Let that sink in for a moment, because it's very bad news. I explained to Sullivan that this decision was a mistake, but he said I needed to take that up with the eHome people who are developing Freestyle. I will do so.
Support for Mira, obviously, will come in the box with Mira display devices (See my Mira preview for more information).
In any event, Mira, Freestyle, and the Tablet PC will all require XP SP1. But SP1 won't natively include support for any of this technology, because that would needlessly bloat the download, Sullivan said. Instead, the Mira, Freestyle, and Tablet PC bits will be delivered by PC makers and hardware makers only. "They're all OEM deliverables," Sullivan noted.
Also, by separating out the code for Mira, Freestyle, and the Tablet PC, corporate customers won't be affected by these new scenarios.
Interestingly, support for the .NET Framework in XP SP1 will be optional. This is so that enterprises can opt out of this technology during software roll-outs, Sullivan told me. However, the .NET Framework will be an integrated part of the next Windows version. "In the future, all Windows applications will require the .NET Framework," Sullivan said.
Perhaps the most interesting part of our meeting revolved around the changes that Microsoft will make to XP in order to meet the requirements of its proposed settlement with the federal government, a consent decree in which the company agrees, among many other things, to the following:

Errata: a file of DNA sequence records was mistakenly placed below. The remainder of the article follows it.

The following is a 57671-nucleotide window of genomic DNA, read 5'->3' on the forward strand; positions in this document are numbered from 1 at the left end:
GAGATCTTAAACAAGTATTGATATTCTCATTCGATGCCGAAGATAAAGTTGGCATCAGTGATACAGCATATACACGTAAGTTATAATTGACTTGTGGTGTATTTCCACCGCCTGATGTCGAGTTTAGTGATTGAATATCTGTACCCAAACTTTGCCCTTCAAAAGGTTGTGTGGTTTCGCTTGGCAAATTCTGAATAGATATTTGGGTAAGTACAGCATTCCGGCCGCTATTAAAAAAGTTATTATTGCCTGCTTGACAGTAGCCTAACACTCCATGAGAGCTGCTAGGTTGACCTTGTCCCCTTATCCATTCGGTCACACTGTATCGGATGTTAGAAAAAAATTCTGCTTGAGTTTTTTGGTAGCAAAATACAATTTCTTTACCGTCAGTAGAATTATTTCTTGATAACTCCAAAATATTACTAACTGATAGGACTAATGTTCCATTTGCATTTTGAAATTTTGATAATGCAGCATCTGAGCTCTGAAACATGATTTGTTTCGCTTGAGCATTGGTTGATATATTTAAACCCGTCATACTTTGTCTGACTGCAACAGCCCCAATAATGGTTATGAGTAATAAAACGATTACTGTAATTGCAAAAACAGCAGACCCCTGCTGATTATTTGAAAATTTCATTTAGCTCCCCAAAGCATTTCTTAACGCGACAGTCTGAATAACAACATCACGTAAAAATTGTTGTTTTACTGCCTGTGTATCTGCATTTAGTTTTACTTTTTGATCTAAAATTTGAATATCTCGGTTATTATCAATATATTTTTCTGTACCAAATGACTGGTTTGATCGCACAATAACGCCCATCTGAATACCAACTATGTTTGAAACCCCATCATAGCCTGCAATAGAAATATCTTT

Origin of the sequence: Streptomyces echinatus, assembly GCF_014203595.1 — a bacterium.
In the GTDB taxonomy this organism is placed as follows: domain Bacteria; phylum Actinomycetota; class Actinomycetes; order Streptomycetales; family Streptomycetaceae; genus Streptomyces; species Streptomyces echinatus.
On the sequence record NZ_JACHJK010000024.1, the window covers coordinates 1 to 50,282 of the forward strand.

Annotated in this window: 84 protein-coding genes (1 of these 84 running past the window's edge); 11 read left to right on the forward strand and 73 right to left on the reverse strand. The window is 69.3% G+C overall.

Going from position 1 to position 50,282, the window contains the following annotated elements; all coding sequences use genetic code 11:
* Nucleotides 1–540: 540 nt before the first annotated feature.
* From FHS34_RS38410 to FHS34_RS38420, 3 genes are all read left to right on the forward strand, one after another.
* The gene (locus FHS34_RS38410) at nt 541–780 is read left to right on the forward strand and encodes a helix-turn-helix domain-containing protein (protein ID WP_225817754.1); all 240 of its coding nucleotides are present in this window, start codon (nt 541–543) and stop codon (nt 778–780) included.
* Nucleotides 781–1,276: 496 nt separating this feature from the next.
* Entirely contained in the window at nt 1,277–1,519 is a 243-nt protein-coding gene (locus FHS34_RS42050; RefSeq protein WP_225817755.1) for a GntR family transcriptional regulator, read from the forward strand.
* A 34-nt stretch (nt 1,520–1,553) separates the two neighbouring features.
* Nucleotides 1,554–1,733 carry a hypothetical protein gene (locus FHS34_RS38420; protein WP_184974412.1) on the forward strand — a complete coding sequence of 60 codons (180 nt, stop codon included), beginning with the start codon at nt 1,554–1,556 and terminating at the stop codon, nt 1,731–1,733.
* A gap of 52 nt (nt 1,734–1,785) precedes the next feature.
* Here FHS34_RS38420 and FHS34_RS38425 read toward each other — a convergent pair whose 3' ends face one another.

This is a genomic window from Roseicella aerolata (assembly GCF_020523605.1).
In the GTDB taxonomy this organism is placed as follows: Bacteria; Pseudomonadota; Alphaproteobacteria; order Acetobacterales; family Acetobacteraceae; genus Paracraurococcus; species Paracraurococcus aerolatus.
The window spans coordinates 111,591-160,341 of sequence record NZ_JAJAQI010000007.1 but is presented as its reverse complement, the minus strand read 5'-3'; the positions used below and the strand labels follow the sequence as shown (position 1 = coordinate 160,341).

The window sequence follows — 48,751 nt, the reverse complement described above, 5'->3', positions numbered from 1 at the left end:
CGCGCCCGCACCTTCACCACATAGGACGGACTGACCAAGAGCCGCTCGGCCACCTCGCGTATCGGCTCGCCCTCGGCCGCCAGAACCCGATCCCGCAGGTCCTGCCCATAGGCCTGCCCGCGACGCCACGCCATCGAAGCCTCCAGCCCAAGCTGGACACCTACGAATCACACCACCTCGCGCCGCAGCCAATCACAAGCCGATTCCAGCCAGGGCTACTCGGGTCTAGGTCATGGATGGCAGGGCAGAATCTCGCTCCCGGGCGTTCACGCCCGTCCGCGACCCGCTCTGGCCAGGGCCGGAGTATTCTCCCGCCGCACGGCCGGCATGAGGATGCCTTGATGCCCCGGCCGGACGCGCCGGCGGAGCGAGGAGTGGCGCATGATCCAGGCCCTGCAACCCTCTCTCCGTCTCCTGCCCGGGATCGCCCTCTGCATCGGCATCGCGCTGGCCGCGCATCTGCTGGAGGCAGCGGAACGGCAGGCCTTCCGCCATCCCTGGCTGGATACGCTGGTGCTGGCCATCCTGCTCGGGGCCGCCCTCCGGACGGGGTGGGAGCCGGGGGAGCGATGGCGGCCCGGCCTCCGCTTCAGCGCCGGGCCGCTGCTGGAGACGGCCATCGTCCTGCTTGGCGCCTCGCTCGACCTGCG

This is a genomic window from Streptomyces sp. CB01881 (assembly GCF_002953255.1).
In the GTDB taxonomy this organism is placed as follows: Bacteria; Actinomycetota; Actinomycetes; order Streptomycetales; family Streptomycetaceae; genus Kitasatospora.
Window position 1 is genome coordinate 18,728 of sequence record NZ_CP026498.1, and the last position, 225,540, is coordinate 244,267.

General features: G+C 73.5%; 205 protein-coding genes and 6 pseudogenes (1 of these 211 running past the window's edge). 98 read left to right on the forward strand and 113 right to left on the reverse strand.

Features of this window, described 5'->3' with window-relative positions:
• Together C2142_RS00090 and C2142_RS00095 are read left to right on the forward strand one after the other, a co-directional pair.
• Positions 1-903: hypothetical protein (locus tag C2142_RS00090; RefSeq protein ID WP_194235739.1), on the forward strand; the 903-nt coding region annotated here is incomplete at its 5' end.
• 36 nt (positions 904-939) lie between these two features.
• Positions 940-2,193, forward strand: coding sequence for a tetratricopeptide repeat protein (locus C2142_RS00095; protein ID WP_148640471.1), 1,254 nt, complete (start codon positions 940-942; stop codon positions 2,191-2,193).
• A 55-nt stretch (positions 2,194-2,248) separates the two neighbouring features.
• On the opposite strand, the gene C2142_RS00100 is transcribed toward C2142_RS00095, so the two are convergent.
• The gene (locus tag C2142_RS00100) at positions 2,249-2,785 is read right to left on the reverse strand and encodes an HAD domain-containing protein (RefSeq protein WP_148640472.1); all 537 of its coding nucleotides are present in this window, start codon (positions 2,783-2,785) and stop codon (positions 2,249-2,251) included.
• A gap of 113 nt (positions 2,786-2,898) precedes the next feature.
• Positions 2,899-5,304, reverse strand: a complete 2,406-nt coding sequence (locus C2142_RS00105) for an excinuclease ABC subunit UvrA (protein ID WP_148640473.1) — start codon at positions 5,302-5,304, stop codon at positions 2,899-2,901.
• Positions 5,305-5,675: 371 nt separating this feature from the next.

Starting at the earlier of the release of Service Pack 1 for Windows XP or 12 months after the submission of this Final Judgment to the Court, Microsoft shall allow end users (via a mechanism readily accessible from the desktop or Start menu such as an Add/Remove icon) and OEMs (via standard preinstallation kits) to enable or remove access to each Microsoft Middleware Product or Non-Microsoft Middleware Product by displaying or removing icons, shortcuts, or menu entries on the desktop or Start menu, or anywhere else in a Windows Operating System Product where a list of icons, shortcuts, or menu entries for applications are generally displayed. [Also, Microsoft shall] allow end users (via a mechanism readily available from the desktop or Start menu), OEMs (via standard OEM preinstallation kits), and Non-Microsoft Middleware Products (via a mechanism which may, at Microsoft?s option, require confirmation from the end user) to designate a Non-Microsoft Middleware Product to be invoked in place of that Microsoft Middleware Product.
Note the language here: "enable or remove access to each Microsoft Middleware Product." That is, Microsoft doesn't have to remove any middleware products (which include Internet Explorer, Outlook Express, Windows Media Player, Microsoft's Java Virtual Machine, and Windows Messenger), it just has to hide them from the end user. And hiding them, Sullivan told me, means simply that any Start menu, desktop, or taskbar icons to those applications will be removed, while the applications themselves stay right there on the system where they always were.
This started a somewhat heated discussion.